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Strange days

We're all feeling the same. We're anxious and tense. Most of us are isolated from friends and family. We're missing our gatherings, our outings, our work. Strange days indeed.

People in this country are risking their lives to ensure that we make it through a worldwide pandemic. For me, I'm feeing less than useful. I'm a lawyer. I can do most of my work from home therefore, I'm not encumbered by the angst of going to an office or social distancing during mass transit to get there. I am one of those staying home, going out only for essentials, helping with my grandchildren, and praying for those on the front lines. Thankfully, my family and friends have remained safe and healthy.

It is for those very reasons that the idleness I initially experienced produced a meaninglessness in my everyday routine. Therefore, I determined early on in our stay-at-home endeavors that I would fill my days getting "outside of myself." Focusing on my own uselessness was no good for anyone. Switching gears was a necessity.

I gave more structure to my days by setting a schedule. Part of that schedule included setting aside a portion of every day to check in on "my people."

That is something that we all can do. We can be encouragers.

Whether it has been a text, a phone call or a good old-fashioned letter, I have made a point of talking to someone in my life nearly every day. It keeps us connected. It allows them to share their burdens, their own grief over time lost and occasions missed. It allows me to feel engaged while being away from the people I miss.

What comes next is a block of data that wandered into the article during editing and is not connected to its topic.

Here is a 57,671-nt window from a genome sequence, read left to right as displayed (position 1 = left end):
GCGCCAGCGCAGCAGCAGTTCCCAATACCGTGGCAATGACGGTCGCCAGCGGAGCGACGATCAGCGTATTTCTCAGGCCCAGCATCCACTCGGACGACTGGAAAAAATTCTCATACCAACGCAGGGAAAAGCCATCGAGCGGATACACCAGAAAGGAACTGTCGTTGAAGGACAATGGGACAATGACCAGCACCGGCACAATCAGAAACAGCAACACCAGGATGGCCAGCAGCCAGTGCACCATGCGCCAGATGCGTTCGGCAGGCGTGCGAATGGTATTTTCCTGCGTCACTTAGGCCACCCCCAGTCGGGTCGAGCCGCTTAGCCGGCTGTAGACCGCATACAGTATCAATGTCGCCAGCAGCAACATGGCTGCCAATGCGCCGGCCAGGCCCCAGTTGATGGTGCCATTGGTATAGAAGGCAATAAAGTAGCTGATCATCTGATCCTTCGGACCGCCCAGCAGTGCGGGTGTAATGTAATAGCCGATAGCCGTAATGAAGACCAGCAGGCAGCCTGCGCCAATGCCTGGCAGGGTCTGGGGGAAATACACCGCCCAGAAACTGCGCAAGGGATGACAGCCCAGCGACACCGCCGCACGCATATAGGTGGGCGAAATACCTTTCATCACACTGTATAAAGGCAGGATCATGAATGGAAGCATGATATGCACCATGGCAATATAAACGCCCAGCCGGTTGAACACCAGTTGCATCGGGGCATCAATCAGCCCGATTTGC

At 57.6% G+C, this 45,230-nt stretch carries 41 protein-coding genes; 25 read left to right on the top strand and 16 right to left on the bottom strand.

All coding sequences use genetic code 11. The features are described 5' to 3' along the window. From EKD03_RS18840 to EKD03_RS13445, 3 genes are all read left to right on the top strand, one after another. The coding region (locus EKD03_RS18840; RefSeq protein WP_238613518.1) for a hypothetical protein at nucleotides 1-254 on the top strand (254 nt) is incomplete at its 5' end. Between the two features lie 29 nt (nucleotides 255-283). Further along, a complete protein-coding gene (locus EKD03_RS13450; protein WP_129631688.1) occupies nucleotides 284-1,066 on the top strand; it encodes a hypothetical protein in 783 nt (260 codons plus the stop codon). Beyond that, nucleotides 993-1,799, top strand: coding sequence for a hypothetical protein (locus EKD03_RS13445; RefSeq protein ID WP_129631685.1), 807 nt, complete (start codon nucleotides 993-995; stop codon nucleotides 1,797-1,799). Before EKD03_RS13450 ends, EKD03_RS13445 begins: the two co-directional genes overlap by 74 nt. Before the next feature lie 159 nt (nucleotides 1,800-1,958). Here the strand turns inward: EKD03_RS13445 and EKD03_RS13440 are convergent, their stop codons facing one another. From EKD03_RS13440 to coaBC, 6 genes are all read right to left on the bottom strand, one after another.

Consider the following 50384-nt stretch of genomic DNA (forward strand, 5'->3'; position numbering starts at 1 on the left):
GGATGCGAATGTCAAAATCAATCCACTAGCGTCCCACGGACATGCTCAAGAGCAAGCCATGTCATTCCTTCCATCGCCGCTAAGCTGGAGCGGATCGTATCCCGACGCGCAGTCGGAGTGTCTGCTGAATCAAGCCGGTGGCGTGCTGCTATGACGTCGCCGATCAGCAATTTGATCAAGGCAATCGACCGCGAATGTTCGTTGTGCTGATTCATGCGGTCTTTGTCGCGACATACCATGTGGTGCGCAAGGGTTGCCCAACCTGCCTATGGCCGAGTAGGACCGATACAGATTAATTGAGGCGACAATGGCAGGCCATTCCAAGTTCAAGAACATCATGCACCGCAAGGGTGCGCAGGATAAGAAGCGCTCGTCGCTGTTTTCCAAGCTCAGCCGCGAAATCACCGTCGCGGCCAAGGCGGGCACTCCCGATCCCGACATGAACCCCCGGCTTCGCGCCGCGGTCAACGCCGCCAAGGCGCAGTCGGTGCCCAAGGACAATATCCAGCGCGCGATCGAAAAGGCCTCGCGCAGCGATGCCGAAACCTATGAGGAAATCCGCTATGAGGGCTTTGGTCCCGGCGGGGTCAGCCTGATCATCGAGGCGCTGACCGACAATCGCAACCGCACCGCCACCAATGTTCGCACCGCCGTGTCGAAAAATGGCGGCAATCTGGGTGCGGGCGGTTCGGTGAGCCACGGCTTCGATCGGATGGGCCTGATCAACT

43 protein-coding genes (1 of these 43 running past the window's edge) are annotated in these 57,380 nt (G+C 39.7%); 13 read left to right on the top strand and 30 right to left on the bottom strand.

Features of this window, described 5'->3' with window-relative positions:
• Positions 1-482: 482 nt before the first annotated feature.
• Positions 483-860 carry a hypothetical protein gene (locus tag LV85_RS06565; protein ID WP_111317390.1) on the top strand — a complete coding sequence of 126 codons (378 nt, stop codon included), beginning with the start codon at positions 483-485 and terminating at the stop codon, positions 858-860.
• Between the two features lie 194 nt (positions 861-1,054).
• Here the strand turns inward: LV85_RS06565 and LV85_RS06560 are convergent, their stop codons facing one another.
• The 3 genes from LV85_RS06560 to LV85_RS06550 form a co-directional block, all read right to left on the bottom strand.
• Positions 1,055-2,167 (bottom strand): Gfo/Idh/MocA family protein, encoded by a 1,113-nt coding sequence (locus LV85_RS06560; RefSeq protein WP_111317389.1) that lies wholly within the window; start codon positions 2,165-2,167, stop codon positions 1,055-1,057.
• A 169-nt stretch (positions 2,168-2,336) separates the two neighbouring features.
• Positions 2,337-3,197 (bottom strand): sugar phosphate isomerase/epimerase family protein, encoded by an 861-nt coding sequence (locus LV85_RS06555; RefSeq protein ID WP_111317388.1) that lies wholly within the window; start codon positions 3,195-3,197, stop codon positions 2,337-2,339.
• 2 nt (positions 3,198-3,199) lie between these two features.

Let this be my encouragement to you to stop and be a blessing to someone today. If you have little ones in your care, this will seem impossible. If you are sharing your stepchildren between homes, the time involved will seem impractical. But I guarantee that the minute or two that you take to text or chat with a friend or neighbor will do you some good too.

"A joy shared is a double joy. A burden shared is half a burden." --Swedish proverb

Consider these deas:

1. Send a note to your child's teacher to let them know how much they are appreciated.

(How much more obvious to us now!)

2. Text your neighbor if you are heading out the grocery store to see if they need anything.

3. Send a box of cookies to a friends.

(Many commercial bakeries and retailers are still operating.)

4. Facetime your parents or grandparents.

5. Give a tip to delivery people, grocery store clerks, or anyone you know working especially hard during this dangerous time.

6. Pray for someone. Then let them know.

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